Benefits and advantages of the present invention will become apparent to those skilled in the art to which this invention relates from the subsequent description of exemplary embodiments and the appended claims, taken in conjunction with the accompanying drawings, in which:
The designation of table 7 as a single-module table will be recognized as a significant departure from typical parallel database methodology. In known parallel databases, the rows of a given table are assigned across a plurality of modules 4—if not all of modules 4—in accordance with a predefined protocol. For example, in some cases the rows are hashed across the modules. In a known database, a query of table 7 is processed using a plurality of modules 4 in parallel, with each module 4 accessing only the or each row assigned to it. In system 1, only module 10 is used for processing such a query.
For the sake of the present disclosure, the phrase “accessing a row” includes any one or more of reading from, writing to, or searching within that row. Each row 3 is assigned to at most one module 4 at any given time. Each module 4 is capable of having one or more rows 3 assigned to it at any one time.
System 1 is enabled to function in the known manner in relation to tables that are not designated by processor 9 to be single-module tables. That is, rows in these tables are hashed to the access modules in a known manner. For the purpose of this disclosure, such tables are referred to multiple-module tables. A multiple module table 13 is also shown in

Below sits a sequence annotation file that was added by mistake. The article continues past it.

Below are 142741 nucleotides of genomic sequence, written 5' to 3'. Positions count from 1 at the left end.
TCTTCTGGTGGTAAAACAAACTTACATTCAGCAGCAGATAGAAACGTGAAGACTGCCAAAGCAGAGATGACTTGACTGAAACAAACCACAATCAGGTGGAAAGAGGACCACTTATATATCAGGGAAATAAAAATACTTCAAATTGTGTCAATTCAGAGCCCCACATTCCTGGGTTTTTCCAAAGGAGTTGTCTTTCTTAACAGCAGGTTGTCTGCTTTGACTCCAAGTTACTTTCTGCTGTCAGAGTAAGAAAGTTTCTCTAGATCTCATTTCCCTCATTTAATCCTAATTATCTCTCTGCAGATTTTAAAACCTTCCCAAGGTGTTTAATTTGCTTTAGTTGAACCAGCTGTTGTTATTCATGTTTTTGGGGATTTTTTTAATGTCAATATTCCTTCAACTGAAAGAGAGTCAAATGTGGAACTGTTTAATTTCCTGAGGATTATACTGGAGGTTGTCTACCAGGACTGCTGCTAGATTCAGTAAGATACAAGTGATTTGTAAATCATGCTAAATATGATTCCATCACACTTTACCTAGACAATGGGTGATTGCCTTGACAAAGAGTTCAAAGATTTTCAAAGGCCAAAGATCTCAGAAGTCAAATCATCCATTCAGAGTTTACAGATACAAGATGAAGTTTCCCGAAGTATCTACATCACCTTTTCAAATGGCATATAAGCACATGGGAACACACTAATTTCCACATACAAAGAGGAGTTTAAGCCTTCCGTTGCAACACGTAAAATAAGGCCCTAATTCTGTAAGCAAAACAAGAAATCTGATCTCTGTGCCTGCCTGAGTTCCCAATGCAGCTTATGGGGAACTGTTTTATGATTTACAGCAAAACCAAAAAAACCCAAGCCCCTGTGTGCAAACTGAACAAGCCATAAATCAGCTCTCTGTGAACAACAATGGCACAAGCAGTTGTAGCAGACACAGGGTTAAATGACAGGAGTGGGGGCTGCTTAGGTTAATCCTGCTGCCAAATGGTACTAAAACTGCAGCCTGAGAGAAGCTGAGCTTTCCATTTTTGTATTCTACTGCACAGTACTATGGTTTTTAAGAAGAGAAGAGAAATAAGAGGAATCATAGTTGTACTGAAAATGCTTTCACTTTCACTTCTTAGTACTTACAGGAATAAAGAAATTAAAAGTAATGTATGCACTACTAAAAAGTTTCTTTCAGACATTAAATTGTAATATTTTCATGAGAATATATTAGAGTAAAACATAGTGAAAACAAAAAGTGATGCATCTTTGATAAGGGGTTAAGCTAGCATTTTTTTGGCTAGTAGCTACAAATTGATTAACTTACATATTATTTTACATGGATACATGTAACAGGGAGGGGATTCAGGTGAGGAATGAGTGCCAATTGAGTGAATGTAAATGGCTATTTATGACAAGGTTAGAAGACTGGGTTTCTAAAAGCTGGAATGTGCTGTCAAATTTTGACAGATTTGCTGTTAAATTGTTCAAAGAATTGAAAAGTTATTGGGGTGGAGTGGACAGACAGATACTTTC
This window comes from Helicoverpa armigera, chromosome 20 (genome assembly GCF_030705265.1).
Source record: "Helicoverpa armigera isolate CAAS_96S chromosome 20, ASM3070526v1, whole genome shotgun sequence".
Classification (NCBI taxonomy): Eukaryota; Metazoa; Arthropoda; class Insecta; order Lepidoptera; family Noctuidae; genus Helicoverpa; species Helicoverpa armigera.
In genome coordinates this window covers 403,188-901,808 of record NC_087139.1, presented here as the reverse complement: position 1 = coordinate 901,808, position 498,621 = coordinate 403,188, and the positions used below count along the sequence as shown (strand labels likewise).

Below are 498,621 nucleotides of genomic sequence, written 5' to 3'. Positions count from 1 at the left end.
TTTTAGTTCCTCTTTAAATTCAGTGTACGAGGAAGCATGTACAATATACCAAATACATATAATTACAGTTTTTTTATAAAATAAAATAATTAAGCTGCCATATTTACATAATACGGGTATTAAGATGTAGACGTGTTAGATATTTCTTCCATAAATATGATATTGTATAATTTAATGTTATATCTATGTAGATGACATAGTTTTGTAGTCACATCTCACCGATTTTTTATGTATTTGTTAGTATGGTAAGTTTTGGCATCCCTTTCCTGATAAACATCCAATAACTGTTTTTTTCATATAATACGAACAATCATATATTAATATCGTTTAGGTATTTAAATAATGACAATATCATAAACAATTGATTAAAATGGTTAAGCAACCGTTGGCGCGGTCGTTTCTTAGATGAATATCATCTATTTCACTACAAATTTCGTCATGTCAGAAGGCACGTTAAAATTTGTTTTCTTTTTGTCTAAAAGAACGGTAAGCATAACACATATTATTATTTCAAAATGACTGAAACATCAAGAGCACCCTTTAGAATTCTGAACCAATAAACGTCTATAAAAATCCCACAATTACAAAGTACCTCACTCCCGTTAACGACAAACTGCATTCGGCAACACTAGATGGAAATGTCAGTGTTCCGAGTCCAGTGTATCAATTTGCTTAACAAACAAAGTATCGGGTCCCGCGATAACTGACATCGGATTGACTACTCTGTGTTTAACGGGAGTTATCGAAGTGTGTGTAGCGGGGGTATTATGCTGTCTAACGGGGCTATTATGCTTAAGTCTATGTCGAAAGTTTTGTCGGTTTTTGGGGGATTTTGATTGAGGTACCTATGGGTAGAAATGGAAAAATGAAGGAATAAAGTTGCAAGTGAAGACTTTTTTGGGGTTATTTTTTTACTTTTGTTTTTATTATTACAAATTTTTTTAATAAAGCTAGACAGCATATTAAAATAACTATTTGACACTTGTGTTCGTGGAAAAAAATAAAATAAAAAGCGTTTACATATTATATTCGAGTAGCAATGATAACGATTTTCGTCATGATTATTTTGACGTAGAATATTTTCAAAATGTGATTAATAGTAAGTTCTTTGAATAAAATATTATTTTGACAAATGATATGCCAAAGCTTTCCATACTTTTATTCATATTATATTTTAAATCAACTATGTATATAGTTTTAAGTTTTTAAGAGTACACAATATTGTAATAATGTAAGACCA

In the present embodiment multiple-module tables are the default table type. That is, processor 9 only designates table 7 to be a single-module table where certain predetermined conditions are satisfied. Typically these predetermined conditions include the existence of a specific designation command. However, in other embodiments the processor is responsive to general database statistics, protocols and factors. For example, a standing instruction providing that a certain class of tables are not permitted to be of single-module status. Where the predetermine conditions are not satisfied, processor 9 takes no action, and table 7 is by default designated to be a multiple-module table. In other embodiments processor 9 actively designates table 7 to be a multiple-module table where the predetermined conditions are not met. In still further embodiments processor 9 is actuated to designate table 7 as single-module by default.
Typically, data 6 is in the form of a user command, provided by a user for designating the table to be a single module table. As such, processor 9 is responsive to a user command for selectively designating single-module status to table 7. For example, a database administrator (DBA) 15 provides a command in the form of data 6 to interface 5. This data identifies a particular table 7, and effectively instructs processor 9 to designate single-module status to that table. In other embodiments a command is provided by an embedded database administration utility 11. For example, a tool is responsive to a workload of queries and identifies one or more tables that are commonly subjected to single row operations. Data 6 indicative of those tables is provided to interface 5.